Research and conservation are important components of the Ecomuseum Zoo’s mission. We work diligently to protect and help ensure the survival of Québec’s wildlife and our expertise is renowned with respect to the conservation of the province’s reptiles and amphibians. Such extensive involvement is however not essential for individuals to do their part for the conservation of our local flora and fauna.
Here are 5 simple ways to contribute in your own way!
Choose your cleaning products wisely
Certain cleaning products are particularly harmful to animals and the environment. Phosphates, for example, are very harmful: in high concentration, phosphates in lakes favor the appearance of harmful algae, such as the famous blue algae. Result? When there are too many plants in water, there is less space for oxygen, necessary for the survival of fish. In addition, these algae produce toxic biochemicals for animals AND for people who drink the water. In short, a situation that has no positive aspect!
"New regulations to limit to 0.5% phosphorus concentrations in household products entered into legislation in 2010. Although this is an improvement, why not opt for brands products that are completely phosphates free? "
- David Suzuki Foundation
Choose wisely as you shop and look for ecological cleaning products, but beware! Many products call themselves “green” but truly aren’t. To be sure, remember that there are only two recognized “eco” labels: Environmental Choice: ECOLOGO (Canada) and Design for the Environment (United States).
Suggestions? Attitude, Bionature and Envirolab products are created in Québec and are easy to find.
Buy local, it's full of economic, social and environmental advantages! How? Simply by reducing the famous, and unfortunately very high, average for “food miles”. Unfamiliar with the concept?
Did you know that the average distance traveled by food to reach your local grocery store is 2,500km? Pretty crazy when you think of all the local farmers and bio producers that are working very hard to produce great Québec food and who utilize practices respectful of the environment and local wildlife.
Did you know you can Let a family farmer adopt you? This program sponsored by Équiterre is a wonderful initiative created to encourage local producers and everything is delivered right to your neighborhood. All farms associated with Équiterre are, or are in the process of becoming, “bio-certified”. We love it!
My food’s mine!
Well intentioned, Mrs. X decides to feed the raccoons in her backyard because they had adorable babies who seem to be starving. But these raccoons are so well fed, they easily reproduce year after year. thereto this point, you don’t really see the problem, right?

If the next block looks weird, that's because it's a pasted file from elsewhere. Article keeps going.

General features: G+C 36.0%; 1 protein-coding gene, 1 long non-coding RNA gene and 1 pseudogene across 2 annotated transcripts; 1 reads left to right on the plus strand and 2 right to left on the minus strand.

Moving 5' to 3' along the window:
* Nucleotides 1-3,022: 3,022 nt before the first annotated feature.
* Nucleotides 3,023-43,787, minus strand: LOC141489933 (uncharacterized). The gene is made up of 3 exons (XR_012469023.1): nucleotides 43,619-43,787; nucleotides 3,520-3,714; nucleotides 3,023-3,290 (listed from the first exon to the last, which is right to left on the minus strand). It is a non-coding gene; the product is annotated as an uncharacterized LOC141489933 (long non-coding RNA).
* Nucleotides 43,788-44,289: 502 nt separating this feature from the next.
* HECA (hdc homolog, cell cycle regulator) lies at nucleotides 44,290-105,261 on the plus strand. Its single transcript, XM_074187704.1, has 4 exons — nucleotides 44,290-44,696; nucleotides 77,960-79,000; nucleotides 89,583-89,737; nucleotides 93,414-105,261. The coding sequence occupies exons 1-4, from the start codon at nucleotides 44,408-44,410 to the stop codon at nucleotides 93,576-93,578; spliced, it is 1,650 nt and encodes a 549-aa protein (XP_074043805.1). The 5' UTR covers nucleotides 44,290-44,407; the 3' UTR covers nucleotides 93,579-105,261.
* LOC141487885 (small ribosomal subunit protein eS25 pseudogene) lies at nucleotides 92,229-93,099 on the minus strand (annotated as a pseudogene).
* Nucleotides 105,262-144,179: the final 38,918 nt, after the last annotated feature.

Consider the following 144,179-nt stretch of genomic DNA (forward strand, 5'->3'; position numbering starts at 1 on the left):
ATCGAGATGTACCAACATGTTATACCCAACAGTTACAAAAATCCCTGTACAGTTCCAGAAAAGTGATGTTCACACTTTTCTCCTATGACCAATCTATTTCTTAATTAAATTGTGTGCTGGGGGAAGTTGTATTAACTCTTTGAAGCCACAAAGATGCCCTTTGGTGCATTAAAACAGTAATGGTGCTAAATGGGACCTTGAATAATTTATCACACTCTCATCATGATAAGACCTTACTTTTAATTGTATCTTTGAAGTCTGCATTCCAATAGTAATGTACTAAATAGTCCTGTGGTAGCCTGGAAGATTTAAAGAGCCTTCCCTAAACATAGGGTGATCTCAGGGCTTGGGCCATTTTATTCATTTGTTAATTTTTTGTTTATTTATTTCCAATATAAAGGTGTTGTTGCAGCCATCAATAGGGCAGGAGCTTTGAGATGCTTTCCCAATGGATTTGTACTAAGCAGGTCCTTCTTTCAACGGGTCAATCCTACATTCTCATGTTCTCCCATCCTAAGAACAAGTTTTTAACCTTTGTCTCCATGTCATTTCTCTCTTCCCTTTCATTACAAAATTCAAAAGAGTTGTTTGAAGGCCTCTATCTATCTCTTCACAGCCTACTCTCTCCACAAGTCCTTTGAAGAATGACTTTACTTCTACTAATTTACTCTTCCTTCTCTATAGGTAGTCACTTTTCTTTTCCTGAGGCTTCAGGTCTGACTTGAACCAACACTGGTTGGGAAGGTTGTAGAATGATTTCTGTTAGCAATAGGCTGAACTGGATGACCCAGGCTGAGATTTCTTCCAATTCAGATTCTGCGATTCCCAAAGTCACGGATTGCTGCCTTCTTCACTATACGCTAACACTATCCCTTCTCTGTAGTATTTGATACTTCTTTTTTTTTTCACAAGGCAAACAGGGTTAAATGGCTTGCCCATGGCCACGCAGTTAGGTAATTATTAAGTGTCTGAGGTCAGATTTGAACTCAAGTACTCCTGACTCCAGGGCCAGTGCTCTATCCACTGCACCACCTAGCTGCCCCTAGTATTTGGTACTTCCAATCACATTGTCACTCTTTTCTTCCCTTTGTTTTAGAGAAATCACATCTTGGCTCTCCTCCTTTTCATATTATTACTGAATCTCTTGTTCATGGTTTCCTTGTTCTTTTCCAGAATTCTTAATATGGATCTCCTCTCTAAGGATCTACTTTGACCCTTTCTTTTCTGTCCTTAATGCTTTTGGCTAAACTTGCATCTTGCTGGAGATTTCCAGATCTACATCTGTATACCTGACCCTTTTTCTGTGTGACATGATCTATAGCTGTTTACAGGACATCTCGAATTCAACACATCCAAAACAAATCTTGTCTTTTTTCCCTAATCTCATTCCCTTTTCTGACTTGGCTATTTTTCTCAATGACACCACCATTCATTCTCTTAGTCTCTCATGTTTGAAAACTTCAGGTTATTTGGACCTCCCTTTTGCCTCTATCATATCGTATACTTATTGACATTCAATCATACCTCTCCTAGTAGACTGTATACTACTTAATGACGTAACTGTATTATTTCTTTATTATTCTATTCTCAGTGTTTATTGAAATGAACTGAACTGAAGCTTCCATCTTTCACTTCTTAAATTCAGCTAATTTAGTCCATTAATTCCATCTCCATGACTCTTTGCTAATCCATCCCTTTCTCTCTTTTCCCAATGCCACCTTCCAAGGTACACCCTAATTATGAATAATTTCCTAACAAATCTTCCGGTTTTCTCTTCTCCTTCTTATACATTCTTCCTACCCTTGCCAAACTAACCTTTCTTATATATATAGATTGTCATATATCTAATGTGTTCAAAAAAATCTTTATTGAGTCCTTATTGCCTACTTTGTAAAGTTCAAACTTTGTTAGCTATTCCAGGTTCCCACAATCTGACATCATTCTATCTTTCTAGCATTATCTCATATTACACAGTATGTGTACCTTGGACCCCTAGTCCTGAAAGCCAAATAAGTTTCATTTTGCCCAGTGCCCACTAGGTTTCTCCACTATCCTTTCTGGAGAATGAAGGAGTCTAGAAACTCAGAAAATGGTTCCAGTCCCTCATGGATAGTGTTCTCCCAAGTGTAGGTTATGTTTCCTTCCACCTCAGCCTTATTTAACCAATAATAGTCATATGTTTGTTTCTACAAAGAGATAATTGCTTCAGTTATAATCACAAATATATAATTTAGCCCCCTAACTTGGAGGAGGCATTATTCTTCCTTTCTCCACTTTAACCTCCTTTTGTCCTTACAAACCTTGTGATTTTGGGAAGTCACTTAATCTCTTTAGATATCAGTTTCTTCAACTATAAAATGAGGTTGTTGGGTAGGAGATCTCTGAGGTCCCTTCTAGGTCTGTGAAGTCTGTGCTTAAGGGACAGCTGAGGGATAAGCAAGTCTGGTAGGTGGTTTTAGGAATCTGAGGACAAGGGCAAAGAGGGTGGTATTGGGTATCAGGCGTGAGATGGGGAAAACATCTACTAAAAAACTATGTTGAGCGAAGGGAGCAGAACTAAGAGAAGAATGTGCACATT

But did you know that raccoons are turtles’ main predators? And that out of the eight species of turtles we have in Québec, five have a threatened or vulnerable status?
The take home message? Let nature follow its course. Raccoons are particularly resourceful and don’t need our help to feed themselves, we promise!
When out for a stroll, leave nature in its place
You’re just out for a quiet stroll and you come across a turtle. What should you do? … Leaving it alone is the best recourse for it.
A baby animal seems abandoned? Not necessarily. When speaking of wildlife, it is quite usual that parents leave their babies alone for many minutes and even hours before coming back for them.
All this to say that unfortunately, and all too often, our good intentions do not best serve Mother Nature. In case of doubt, call a wildlife protection agent or organization. They’ll be able to help you!
Learn and spread the good news!
We at the Ecomuseum Zoo hold steadfast to our belief: the more people learn about Québec’s wildlife the more they will cherish and protect it. This maxim is the reason we make environmental education a priority for children. They are future leaders and raising awareness today among the younger generation will most certainly make a better world tomorrow.
Visiting the zoo is a great first step: discovering the animals that share our environment, learning more about each of them and most importantly how to best protect them. But don’t stop there. It’s important to share! Tell someone about what you’ve learned. Share an interesting fact with a friend or family member. Who knows, you might even become the family’s “environmental-geek”!
Do you have any other ideas? What simple steps do you take daily to protect the environment?